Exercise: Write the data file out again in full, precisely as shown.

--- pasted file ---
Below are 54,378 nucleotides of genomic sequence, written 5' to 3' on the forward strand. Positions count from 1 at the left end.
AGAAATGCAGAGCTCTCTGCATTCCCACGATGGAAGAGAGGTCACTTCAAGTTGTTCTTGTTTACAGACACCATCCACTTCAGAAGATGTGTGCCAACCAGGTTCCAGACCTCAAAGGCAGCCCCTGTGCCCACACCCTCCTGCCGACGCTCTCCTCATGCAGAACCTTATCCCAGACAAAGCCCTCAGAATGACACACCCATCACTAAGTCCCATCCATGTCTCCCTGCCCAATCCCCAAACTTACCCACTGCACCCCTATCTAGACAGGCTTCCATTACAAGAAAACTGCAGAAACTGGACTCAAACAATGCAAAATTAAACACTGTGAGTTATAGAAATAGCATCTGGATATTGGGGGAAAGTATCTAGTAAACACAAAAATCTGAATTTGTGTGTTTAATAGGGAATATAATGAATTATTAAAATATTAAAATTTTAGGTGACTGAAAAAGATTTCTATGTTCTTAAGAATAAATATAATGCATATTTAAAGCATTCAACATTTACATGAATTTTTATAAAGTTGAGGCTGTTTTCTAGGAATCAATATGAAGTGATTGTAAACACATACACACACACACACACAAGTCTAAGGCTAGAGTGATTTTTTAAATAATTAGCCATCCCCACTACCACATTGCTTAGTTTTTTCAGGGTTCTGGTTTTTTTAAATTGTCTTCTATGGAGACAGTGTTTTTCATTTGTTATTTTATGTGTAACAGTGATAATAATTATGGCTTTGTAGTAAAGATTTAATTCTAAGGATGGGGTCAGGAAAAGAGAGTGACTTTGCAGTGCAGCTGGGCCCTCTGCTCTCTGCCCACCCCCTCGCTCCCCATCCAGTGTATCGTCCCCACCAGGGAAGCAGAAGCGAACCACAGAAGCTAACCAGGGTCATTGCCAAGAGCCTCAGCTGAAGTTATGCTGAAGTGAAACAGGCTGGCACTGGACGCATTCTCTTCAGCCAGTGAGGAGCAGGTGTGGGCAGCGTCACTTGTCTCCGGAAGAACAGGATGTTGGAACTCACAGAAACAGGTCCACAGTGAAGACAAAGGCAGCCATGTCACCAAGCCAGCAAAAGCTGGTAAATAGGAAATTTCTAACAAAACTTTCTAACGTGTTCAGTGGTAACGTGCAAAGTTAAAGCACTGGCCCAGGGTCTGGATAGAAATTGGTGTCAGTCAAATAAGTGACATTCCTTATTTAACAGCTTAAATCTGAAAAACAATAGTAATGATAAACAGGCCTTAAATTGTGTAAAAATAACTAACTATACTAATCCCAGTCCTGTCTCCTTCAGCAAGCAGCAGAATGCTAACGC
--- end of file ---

Below are 54,378 nucleotides of genomic sequence, written 5' to 3' on the forward strand. Positions count from 1 at the left end.
AGAAATGCAGAGCTCTCTGCATTCCCACGATGGAAGAGAGGTCACTTCAAGTTGTTCTTGTTTACAGACACCATCCACTTCAGAAGATGTGTGCCAACCAGGTTCCAGACCTCAAAGGCAGCCCCTGTGCCCACACCCTCCTGCCGACGCTCTCCTCATGCAGAACCTTATCCCAGACAAAGCCCTCAGAATGACACACCCATCACTAAGTCCCATCCATGTCTCCCTGCCCAATCCCCAAACTTACCCACTGCACCCCTATCTAGACAGGCTTCCATTACAAGAAAACTGCAGAAACTGGACTCAAACAATGCAAAATTAAACACTGTGAGTTATAGAAATAGCATCTGGATATTGGGGGAAAGTATCTAGTAAACACAAAAATCTGAATTTGTGTGTTTAATAGGGAATATAATGAATTATTAAAATATTAAAATTTTAGGTGACTGAAAAAGATTTCTATGTTCTTAAGAATAAATATAATGCATATTTAAAGCATTCAACATTTACATGAATTTTTATAAAGTTGAGGCTGTTTTCTAGGAATCAATATGAAGTGATTGTAAACACATACACACACACACACACAAGTCTAAGGCTAGAGTGATTTTTTAAATAATTAGCCATCCCCACTACCACATTGCTTAGTTTTTTCAGGGTTCTGGTTTTTTTAAATTGTCTTCTATGGAGACAGTGTTTTTCATTTGTTATTTTATGTGTAACAGTGATAATAATTATGGCTTTGTAGTAAAGATTTAATTCTAAGGATGGGGTCAGGAAAAGAGAGTGACTTTGCAGTGCAGCTGGGCCCTCTGCTCTCTGCCCACCCCCTCGCTCCCCATCCAGTGTATCGTCCCCACCAGGGAAGCAGAAGCGAACCACAGAAGCTAACCAGGGTCATTGCCAAGAGCCTCAGCTGAAGTTATGCTGAAGTGAAACAGGCTGGCACTGGACGCATTCTCTTCAGCCAGTGAGGAGCAGGTGTGGGCAGCGTCACTTGTCTCCGGAAGAACAGGATGTTGGAACTCACAGAAACAGGTCCACAGTGAAGACAAAGGCAGCCATGTCACCAAGCCAGCAAAAGCTGGTAAATAGGAAATTTCTAACAAAACTTTCTAACGTGTTCAGTGGTAACGTGCAAAGTTAAAGCACTGGCCCAGGGTCTGGATAGAAATTGGTGTCAGTCAAATAAGTGACATTCCTTATTTAACAGCTTAAATCTGAAAAACAATAGTAATGATAAACAGGCCTTAAATTGTGTAAAAATAACTAACTATACTAATCCCAGTCCTGTCTCCTTCAGCAAGCAGCAGAATGCTAACGC